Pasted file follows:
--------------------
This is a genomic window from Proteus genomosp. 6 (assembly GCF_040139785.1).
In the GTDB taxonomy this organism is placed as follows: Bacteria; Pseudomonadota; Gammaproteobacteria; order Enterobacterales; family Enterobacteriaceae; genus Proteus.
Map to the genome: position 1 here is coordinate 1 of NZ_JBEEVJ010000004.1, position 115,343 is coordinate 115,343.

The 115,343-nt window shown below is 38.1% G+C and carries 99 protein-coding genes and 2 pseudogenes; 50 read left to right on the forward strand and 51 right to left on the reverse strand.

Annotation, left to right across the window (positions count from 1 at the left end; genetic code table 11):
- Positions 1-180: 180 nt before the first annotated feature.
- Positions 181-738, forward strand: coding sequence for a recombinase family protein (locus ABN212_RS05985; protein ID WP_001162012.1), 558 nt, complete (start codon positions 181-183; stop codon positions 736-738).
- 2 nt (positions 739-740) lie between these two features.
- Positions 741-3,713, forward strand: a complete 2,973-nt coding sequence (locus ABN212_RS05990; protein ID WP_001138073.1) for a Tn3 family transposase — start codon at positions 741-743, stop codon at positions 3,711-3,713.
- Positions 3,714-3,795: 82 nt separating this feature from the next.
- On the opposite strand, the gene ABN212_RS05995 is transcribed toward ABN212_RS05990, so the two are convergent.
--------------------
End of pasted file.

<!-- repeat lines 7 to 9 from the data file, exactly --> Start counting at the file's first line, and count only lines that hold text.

- Positions 181-738, forward strand: coding sequence for a recombinase family protein (locus ABN212_RS05985; protein ID WP_001162012.1), 558 nt, complete (start codon positions 181-183; stop codon positions 736-738).
- 2 nt (positions 739-740) lie between these two features.
- Positions 741-3,713, forward strand: a complete 2,973-nt coding sequence (locus ABN212_RS05990; protein ID WP_001138073.1) for a Tn3 family transposase — start codon at positions 741-743, stop codon at positions 3,711-3,713.